The name is a shortening of "Ouvroir de litterature potentielle" ("workshop of potential literature"). Drawing in prolific authors and intellectuals like Perec and Italo Calvino, the Oulipo movement was obsessed with the "seeking of new structures and patterns which may be used by writers in any way they enjoy."

The Oulipo writers were inspired by how mathematicians used proofs and equations to expand the possibilities of their field: with each new proven hypothesis and ventured theorem comes a whole new web of theories, counter arguments, and variables to play with. They were fascinated by the idea of creating "potential literature." That's what Queneau meant by 'new structures and patterns': Oulipo writers didn't just want to create new works, they wanted to create new ways of making work.

The Oulipo writers were fascinated by the use of constraints; "I set myself rules in order to be totally free," Perec explained. Queneau likened the Oulipo to "rats who build the labyrinth from which they plan to escape." While freedom is often defined as being without restriction or restraint, Queneau saw real freedom in submitting to stylistic bondage. He saw his elaborate exercises as a way of freeing himself from the tyranny of choice: "Inspiration which consists in blind obedience to every impulse is in reality a sort of slavery."

The Oulipo authors were tapping into a spirit of innovation-through-deprivation that more popular artists like Lars Von Trier and Philip K. Dick would later embrace in their own work. Von Trier's 2003 documentary The Five Obstructions showed Von Trier trying (and failing) to make his filmmaking mentor Jørgen Leth admit defeat by making Leth remake his own short film The Perfect Human five times, each time having to shoot the short film under a different set of preposterous constraints. Von Trier is no stranger to creative constraints: he was one of the architects (along with Thomas Vinterberg) of the Dogme 95 film movement, an austere school of thought that challenged directors to make films under "Vows of Chastity" that included constraints like only using hand-held cameras and using only the props and sets that can be found on location.

As for Dick, he wrote his classic novel The Man In The High Castle by consulting the I Ching between chapters and letting the divinations shape and guide his narrative. Musicians like John Cage have also used "chance operations" to determine the shape of their performances. Cage wrote a series of piano solos called the Etudes Australes by using a combination of I Ching consultations and astronomy star charts to create random patterns of notes.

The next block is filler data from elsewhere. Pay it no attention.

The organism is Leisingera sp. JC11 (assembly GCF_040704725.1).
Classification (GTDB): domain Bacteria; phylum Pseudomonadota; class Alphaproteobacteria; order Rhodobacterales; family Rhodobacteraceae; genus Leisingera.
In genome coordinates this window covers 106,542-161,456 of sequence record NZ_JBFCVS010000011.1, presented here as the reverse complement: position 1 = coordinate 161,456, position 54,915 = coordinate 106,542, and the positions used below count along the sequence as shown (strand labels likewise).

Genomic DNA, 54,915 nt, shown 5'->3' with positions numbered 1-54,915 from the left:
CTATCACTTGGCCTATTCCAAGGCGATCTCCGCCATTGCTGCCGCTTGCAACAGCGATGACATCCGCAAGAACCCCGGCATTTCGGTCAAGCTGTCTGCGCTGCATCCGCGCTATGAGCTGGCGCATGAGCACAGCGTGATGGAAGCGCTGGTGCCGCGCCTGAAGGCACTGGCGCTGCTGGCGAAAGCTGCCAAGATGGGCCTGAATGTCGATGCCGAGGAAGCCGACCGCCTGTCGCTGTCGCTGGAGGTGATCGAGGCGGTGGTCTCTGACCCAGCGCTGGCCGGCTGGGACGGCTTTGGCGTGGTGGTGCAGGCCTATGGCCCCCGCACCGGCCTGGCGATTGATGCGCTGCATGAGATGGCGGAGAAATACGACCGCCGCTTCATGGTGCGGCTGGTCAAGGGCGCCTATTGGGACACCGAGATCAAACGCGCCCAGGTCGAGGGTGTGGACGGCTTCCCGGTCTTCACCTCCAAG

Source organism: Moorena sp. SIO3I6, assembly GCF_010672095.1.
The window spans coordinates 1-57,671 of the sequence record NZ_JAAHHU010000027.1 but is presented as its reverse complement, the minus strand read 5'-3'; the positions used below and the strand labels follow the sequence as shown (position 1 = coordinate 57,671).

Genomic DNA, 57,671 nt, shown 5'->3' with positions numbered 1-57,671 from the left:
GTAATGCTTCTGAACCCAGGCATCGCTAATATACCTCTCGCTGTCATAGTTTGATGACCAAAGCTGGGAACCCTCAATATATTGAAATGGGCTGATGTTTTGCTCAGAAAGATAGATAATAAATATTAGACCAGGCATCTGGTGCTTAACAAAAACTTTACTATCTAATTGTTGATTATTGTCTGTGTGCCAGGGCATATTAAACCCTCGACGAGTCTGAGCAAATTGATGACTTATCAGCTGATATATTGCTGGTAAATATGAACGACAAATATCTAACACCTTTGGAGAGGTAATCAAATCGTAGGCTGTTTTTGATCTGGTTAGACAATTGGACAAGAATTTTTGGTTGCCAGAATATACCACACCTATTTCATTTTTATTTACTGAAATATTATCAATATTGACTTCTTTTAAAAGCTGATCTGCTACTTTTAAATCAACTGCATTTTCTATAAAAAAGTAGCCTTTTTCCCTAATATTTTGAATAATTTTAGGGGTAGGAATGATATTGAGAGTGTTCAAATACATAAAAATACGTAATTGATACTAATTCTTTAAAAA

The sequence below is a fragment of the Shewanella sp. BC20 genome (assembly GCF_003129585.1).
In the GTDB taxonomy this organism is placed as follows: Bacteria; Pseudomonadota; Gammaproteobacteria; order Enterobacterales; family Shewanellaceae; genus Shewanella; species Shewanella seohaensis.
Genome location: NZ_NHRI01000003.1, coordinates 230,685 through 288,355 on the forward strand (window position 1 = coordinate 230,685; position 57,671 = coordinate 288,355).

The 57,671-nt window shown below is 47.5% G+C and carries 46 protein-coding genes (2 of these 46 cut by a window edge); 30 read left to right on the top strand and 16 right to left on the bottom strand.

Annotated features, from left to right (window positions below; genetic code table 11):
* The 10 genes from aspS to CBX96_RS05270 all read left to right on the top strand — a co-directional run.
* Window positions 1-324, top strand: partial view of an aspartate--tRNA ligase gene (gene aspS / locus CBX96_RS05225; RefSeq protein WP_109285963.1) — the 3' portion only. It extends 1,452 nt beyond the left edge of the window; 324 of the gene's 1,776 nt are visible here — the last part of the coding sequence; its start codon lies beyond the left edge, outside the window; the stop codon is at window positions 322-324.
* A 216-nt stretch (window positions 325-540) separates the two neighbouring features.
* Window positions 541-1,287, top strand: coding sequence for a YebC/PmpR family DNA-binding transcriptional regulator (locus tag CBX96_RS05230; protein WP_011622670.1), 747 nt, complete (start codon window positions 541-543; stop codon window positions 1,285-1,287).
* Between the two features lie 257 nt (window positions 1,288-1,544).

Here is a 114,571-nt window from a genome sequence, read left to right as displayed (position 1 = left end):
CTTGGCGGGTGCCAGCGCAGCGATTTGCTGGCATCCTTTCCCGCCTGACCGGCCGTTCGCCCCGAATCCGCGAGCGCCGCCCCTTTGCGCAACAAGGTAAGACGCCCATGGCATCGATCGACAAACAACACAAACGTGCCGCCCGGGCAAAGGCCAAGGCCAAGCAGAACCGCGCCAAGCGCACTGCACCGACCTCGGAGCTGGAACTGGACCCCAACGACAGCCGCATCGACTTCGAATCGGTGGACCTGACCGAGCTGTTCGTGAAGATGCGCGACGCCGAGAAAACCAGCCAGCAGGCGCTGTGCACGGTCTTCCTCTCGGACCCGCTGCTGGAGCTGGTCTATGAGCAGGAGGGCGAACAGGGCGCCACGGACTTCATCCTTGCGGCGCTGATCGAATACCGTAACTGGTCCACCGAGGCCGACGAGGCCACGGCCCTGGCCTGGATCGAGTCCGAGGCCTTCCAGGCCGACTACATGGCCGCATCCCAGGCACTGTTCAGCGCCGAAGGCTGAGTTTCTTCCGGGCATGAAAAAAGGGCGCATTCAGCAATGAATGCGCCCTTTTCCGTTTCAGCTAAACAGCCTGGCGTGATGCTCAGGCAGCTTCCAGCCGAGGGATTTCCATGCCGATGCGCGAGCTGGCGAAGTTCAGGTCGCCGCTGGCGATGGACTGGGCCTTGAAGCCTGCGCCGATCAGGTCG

The field of general semantics was also experimenting in a similar vein with their E-Prime adaptation of the English language. E-Prime (as championed by authors like Robert Anton Wilson) forbade the use of "to be" verb forms, creating a more precise version of English that emphasized the subjectivity of our language. Eliminating words like "is" from your vocabulary, even for just a couple of days, can radically alter how you see the world.

It's that ability to shift our perceptions that makes the linguistic experiments of writers like Queneau and Perec more than just idle wordplay. The Oulipo writers were interested in the mathematics of language—pulling apart our literature to find the formulas and principles that dictate how we communicate with each other. Because once you know what the rules are, you can change them; Once a rat understands the limits of its maze, it can knock down a few walls and build a new wing to get lost in.

While the most famous and extreme example of Oulipo's rats-building-rat-mazes ethos is Perec's 1959 novel A Void (a lipogram text which omits the use of the letter E), Queneau turned heads with his own bold experiments. Exercises in Style, published in 1947, saw Queneau stretching storytelling to its limits by retelling the same short story in 99 different ways. For 1961's A Hundred Thousand Billion Poems, Queneau printed ten sonnets on pages that were split into 14 strips (one for each line). Designed so the strips could be placed in a myriad variety of formations, Queneau estimated it would take 200 million years for someone to read every possible combination of sonnets.

While Oulipean works like Exercises in Style and A Hundred Thousand Billion Poems are inspiring examples of radical form, they can be frustrating reads. It's in his more "conventional" works like The Last Days and Saint-Glinglin where Queneau achieves the best of both worlds by marrying his sense of playfulness with his experimental impulses.